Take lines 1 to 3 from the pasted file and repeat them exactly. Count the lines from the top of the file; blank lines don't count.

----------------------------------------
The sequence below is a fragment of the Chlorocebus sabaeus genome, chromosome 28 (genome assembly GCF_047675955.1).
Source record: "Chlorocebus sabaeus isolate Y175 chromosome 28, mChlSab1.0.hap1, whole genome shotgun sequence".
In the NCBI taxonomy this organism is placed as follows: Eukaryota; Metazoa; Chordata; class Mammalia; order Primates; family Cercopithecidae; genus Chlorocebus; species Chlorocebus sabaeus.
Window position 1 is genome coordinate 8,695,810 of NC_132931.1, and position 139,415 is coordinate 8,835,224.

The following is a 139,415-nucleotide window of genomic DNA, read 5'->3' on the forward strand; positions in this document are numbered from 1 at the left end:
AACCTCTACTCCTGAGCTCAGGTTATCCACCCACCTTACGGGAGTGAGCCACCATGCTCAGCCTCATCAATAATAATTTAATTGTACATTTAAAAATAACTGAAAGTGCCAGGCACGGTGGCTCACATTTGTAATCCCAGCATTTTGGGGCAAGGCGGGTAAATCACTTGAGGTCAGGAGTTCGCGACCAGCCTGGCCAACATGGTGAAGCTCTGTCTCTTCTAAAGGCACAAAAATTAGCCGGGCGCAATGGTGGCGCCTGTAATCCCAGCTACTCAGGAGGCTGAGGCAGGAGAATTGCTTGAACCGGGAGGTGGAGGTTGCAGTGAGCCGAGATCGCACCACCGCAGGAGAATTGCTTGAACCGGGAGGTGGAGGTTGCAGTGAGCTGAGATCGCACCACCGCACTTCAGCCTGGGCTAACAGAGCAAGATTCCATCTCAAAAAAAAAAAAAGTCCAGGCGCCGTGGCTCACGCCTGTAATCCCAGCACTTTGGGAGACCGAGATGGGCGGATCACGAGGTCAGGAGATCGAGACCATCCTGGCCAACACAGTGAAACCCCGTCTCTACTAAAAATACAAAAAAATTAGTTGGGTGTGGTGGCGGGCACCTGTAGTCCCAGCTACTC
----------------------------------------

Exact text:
The sequence below is a fragment of the Chlorocebus sabaeus genome, chromosome 28 (genome assembly GCF_047675955.1).
Source record: "Chlorocebus sabaeus isolate Y175 chromosome 28, mChlSab1.0.hap1, whole genome shotgun sequence".
In the NCBI taxonomy this organism is placed as follows: Eukaryota; Metazoa; Chordata; class Mammalia; order Primates; family Cercopithecidae; genus Chlorocebus; species Chlorocebus sabaeus.